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implementers, other stakeholders and technical experts. (Chaplowe, 2008, pp. 5). This process requires
that the best available information on the issues of concern and on other stakeholders is available to all
participants, that there is constructive dialogue and participants are allowed opportunity to analyze
information and form opinions during the participation process.

4.4 Fair Decision Making and Project Monitoring and Evaluation


Project decisions need to be fairly deliberated on giving all stakeholders an equal voice. Fair decision
making ensures that stakeholders will likely support the outcome of a process even if they had hoped for
a different outcome. To achieve this, the participation process should ensure transparency and
representative participation giving the diverse stakeholder groups and viewpoints in the community the
opportunity to participate.

4.5 Efficient Administration and Project Monitoring and Evaluation


Running an effective participation process can be difficult, time consuming and costly. Efficient
administration by the sponsoring agency or organization is necessary to ensure that the process is
successful and sustainable. Efficient administration involves cost effectiveness, accessibility of
stakeholders and limited influence of sponsoring agency. The research reveals that efficient
administration contributed to successful project monitoring and evaluation.

4.6 Positive Participant Interaction and Project Monitoring and Evaluation


(Umhlaba Development Studies, n.d) notes that ‘the effectiveness of monitoring and evaluation will be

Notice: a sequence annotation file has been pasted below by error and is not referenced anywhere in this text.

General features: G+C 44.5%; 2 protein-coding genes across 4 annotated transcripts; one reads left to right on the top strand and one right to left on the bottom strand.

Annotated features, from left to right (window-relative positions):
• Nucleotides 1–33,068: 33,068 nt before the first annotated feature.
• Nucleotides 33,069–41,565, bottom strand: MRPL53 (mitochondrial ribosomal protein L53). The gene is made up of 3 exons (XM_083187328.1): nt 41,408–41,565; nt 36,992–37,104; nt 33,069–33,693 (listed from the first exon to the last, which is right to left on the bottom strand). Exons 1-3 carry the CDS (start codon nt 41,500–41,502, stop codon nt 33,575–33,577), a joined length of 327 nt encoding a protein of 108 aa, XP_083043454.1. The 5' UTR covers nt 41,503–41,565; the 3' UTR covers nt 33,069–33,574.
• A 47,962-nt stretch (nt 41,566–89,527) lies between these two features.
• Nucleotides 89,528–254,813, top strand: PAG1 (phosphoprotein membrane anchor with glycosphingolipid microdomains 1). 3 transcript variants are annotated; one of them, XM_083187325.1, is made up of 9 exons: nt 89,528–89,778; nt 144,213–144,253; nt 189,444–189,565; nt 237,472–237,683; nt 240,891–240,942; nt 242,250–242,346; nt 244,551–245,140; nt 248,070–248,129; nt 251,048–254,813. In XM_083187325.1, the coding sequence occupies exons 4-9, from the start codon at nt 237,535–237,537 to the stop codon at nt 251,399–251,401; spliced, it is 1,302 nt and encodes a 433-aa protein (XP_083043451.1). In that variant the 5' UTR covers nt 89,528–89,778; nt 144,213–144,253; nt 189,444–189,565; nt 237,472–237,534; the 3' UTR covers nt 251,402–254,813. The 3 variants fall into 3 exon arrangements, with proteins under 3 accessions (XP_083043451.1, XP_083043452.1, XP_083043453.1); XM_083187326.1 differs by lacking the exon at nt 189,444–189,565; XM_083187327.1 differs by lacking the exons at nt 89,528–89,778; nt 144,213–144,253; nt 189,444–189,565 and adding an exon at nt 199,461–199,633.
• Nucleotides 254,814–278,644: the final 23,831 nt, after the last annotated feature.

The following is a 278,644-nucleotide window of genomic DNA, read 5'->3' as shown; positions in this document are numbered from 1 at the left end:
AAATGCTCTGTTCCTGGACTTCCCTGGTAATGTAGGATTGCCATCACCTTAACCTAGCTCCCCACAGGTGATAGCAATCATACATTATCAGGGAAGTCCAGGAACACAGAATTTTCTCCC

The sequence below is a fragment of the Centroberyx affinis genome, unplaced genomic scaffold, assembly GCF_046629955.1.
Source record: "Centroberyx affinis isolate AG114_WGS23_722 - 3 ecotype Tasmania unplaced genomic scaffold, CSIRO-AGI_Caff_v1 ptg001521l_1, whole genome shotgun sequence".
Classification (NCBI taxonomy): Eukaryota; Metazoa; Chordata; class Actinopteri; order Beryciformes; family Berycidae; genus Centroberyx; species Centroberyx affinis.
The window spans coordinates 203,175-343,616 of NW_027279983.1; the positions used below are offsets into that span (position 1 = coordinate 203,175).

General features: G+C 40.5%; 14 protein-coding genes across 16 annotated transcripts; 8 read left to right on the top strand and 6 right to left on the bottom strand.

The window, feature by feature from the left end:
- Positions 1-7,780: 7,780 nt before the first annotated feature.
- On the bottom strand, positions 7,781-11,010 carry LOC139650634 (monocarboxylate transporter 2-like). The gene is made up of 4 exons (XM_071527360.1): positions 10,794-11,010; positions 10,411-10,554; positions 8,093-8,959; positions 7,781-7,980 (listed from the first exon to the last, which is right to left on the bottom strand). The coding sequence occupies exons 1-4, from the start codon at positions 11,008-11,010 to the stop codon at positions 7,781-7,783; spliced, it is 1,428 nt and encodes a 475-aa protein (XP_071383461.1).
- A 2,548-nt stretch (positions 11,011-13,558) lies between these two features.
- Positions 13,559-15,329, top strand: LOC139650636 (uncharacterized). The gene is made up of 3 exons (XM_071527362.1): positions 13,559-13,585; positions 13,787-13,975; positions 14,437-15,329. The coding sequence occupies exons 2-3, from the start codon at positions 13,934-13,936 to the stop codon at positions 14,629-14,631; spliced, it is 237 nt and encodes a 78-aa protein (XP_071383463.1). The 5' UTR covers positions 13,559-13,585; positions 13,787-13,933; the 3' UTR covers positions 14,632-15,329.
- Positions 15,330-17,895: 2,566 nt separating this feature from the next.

greatly influenced by attitude and commitment of local people and partners involved in the project and
how they relate and communicate with each other’. This indicates a positive relationship between
positive participant interaction and quality of project monitoring and evaluation. Takim & Akintoye
agrees that performance measurement has to incorporate the interest of the stakeholders, both
economically and morally (Takim & Akintoye, 2002) emphasizing that organizations need to develop
their relations with customers, suppliers, lenders and the wider community. These views are also shared
by Love et al., (2000) as cited in Takim & Akintoye (2002).

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5.0 SUMMARY, CONCLUSIONS AND RECOMMENDATIONS

5.1 Summary
The study used systematic quantitative literature review technique to investigate the effect of
stakeholders’ participation on project monitoring and evaluation. The study developed its conceptual
model from the Daltons’ work (Daltons, 2005) using participant involvement, basing decisions on
complete information, fairness in decision making, efficient administration and positive stakeholder
interaction as the independent variables. The dependent variable was project monitoring and evaluation
whose cost, time and scope were the parameters being investigated. The study concluded found that the
quality of project monitoring and evaluation was influenced by the strength of participation of
stakeholders.

5.2 Conclusion
The study concluded that stakeholders determined the success of project monitoring and evaluation and
that their participation was paramount for the project to realize its objectives.

5.3 Recommendations
The study recommends that stakeholders should not only be engaged during project planning and
appraisal stages but throughout the project management lifecycle. Stakeholders’ interest should be
monitored to ensure that the project management does not lose their influence especially those on the
upper most part of the stakeholders’ power grid. Participation of stakeholders throughout the monitoring
and evaluation process not only produces a quality monitoring and evaluation system but also ensures
the project meets the intended objectives and delivers within the expected standards of quality.